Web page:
Neuroscientist Gina Rippon challenges beliefs that male and female brains are inherently different in a bold new book (file image) 

At just ten minutes old, my tiny daughter had her first encounter with the gendered world into which she had just arrived.

I’m an international researcher in the field of cognitive neuroscience, based at the Aston Brain Centre at Aston University in Birmingham.

My work involves using brain imaging techniques to investigate individual differences in the brain, in particular to understand conditions such as autism and dyslexia. But I’ve also been interested in the fascination scientists have long held in identifying differences between male and female brains.

While theories may have come and gone for over two centuries, until recently the basic message has been consistent: there are ‘essential’ differences between men’s and women’s brains, and these will determine their different capacities and places in society. Well, I believe this approach does everyone a disfavour, especially women and girls. It’s surely no coincidence that scientists, who historically were mostly men, favoured theories that supported male superiority.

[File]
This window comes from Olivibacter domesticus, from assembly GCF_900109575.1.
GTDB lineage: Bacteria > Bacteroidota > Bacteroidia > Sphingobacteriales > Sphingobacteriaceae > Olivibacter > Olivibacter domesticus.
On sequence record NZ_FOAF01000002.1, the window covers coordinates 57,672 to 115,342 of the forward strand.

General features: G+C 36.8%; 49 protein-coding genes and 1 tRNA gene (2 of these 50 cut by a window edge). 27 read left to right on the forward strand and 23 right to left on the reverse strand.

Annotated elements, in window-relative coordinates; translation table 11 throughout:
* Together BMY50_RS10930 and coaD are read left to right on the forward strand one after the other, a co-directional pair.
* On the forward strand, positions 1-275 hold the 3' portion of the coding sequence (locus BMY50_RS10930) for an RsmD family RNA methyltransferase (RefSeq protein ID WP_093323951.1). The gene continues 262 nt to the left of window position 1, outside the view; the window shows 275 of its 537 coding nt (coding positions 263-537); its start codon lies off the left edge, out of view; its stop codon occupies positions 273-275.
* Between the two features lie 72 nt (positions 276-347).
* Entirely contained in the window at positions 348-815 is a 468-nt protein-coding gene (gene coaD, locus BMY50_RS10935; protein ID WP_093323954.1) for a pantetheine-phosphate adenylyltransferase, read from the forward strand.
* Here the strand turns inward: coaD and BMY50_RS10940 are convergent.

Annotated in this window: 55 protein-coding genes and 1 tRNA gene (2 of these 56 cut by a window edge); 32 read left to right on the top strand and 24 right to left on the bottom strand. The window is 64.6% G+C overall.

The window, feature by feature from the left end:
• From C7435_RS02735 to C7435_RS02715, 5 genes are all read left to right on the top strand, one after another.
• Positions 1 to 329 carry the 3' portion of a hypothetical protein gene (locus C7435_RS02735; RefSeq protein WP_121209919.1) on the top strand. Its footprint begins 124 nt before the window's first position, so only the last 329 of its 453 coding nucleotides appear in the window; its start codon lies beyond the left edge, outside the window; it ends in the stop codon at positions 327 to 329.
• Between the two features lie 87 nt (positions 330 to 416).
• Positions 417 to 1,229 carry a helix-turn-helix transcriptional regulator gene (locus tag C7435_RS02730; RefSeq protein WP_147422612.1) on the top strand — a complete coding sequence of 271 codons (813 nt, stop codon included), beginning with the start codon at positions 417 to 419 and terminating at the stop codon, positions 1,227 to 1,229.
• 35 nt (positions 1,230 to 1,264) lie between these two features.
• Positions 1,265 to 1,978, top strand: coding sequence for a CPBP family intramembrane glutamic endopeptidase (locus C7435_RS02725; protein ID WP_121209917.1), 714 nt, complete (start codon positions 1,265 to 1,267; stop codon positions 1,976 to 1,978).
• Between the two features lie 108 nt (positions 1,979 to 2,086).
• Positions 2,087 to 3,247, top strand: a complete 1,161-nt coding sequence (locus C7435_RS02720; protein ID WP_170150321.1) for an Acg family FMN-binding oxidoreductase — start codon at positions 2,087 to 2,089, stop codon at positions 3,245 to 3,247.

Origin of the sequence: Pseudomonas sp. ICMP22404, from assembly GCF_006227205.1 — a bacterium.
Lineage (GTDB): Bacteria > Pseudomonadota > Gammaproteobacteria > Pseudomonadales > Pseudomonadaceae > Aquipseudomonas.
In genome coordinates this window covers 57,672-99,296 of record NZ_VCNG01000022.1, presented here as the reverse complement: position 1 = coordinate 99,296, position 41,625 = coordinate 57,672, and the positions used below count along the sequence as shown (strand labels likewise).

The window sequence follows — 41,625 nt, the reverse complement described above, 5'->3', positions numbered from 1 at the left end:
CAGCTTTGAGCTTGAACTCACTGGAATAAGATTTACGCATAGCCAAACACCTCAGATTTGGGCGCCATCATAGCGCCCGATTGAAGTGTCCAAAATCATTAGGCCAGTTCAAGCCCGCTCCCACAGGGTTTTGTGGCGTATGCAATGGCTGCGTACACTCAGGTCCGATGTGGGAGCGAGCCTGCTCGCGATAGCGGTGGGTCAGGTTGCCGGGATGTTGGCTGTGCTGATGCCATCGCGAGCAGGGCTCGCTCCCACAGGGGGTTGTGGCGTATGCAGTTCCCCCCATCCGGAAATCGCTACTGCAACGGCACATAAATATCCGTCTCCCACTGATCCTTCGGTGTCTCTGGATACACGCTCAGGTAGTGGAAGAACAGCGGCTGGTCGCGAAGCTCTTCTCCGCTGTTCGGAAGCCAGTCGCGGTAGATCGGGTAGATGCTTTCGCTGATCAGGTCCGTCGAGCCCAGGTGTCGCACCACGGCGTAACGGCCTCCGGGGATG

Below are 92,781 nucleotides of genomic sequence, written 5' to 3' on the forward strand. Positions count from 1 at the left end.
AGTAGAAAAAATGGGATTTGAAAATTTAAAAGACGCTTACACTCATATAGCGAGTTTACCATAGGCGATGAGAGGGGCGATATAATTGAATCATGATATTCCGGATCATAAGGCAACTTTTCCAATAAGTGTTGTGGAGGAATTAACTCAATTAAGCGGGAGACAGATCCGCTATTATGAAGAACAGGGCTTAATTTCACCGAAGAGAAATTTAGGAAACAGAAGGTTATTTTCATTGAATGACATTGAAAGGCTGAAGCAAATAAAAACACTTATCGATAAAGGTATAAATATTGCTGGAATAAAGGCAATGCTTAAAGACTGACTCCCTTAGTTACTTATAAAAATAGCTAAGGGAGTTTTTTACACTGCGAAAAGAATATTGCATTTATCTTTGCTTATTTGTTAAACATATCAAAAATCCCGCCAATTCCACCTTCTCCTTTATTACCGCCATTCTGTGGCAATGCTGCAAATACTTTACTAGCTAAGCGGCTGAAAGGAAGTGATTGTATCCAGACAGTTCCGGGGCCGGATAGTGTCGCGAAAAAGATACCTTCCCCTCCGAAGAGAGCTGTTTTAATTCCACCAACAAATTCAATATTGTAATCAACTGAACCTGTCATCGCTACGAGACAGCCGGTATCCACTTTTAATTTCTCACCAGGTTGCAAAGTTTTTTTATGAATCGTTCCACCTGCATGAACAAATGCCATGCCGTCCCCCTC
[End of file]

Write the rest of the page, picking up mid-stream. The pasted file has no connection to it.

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The inferior nature of women’s brains has been used as the rationale for frequently proffered advice that the fairer sex should focus on their reproductive gifts and leave education, power, politics, science and any other business of the world to men.

While it’s no longer the case in many parts of the world that power and politics are thought of as only the preserve of men, research often ends up supporting the idea there are things that women just ‘don’t’, or ‘can’t’, do.

Are male and female brains as divergent as we’ve so often been led to believe? When my daughter was born, were there innate structural differences between her brain and those of the boys on the ward, or do differences develop because of the different way in which boys and girls are treated from birth?

Even at a few minutes old, we are bombarded with messages about how males and females should behave in the world.